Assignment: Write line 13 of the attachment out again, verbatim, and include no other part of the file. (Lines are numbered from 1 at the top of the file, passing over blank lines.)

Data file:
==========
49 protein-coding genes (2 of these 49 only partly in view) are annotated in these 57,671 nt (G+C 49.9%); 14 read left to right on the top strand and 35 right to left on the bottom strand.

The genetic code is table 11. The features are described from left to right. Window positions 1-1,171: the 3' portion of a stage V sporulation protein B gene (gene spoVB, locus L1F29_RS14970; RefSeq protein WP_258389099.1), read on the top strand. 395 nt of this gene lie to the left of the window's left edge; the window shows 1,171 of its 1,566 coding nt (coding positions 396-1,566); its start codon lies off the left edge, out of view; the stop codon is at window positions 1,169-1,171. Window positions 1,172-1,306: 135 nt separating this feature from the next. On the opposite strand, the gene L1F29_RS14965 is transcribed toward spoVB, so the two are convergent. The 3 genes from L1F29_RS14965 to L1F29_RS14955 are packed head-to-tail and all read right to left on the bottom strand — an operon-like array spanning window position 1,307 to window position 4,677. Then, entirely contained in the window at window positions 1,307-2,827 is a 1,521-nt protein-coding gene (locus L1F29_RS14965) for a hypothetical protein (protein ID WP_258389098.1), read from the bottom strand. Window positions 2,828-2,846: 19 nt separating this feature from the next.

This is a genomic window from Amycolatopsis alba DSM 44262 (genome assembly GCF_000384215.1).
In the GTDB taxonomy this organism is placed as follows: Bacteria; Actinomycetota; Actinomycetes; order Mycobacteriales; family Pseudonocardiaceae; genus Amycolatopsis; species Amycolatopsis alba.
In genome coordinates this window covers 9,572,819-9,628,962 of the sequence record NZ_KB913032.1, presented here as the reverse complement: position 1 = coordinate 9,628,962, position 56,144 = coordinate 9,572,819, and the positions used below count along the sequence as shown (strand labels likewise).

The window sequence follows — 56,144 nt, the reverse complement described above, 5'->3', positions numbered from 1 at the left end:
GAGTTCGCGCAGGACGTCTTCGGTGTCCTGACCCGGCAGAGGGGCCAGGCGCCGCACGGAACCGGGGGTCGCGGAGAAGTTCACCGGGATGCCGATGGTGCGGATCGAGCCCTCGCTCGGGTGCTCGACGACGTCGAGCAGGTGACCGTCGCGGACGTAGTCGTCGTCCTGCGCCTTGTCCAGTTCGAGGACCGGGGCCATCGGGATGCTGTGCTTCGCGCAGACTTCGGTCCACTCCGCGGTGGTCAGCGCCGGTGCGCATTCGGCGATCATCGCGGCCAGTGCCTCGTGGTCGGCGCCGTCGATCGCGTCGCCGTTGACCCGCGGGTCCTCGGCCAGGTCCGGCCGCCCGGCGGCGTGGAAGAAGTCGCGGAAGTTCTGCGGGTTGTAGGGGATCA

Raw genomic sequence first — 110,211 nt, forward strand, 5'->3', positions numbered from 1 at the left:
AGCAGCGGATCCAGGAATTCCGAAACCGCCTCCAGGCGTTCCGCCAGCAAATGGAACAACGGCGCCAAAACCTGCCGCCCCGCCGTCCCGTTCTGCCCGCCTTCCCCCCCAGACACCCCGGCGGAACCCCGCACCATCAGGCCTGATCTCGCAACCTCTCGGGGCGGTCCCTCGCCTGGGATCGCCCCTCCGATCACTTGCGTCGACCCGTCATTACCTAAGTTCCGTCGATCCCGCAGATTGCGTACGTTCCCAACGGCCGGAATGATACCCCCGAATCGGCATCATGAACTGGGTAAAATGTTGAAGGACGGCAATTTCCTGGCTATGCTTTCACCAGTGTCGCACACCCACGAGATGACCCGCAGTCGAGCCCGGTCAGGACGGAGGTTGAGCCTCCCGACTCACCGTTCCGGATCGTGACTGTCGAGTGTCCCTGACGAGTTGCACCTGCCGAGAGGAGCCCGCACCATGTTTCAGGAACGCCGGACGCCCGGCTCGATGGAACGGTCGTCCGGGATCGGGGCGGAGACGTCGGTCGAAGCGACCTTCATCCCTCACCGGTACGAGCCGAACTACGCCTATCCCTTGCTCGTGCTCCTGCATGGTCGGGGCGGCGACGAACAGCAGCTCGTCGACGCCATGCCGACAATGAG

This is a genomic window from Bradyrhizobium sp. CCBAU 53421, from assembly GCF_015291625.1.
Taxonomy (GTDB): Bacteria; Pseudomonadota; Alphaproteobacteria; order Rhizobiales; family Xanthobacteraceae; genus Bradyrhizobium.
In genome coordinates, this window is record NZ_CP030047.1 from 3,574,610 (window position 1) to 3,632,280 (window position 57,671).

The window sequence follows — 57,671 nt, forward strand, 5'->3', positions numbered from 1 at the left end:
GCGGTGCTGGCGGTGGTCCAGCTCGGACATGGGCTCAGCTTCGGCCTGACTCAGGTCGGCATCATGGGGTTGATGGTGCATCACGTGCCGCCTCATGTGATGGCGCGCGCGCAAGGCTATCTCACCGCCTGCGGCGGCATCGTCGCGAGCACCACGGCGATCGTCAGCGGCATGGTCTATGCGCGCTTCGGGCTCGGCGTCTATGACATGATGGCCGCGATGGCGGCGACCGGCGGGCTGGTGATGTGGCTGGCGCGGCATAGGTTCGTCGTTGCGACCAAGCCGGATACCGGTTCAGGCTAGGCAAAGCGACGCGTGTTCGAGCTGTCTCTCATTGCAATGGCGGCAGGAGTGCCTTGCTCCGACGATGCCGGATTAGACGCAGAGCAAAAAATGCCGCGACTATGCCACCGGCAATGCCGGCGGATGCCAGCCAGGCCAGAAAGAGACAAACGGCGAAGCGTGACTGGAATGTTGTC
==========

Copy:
The window sequence follows — 57,671 nt, forward strand, 5'->3', positions numbered from 1 at the left end: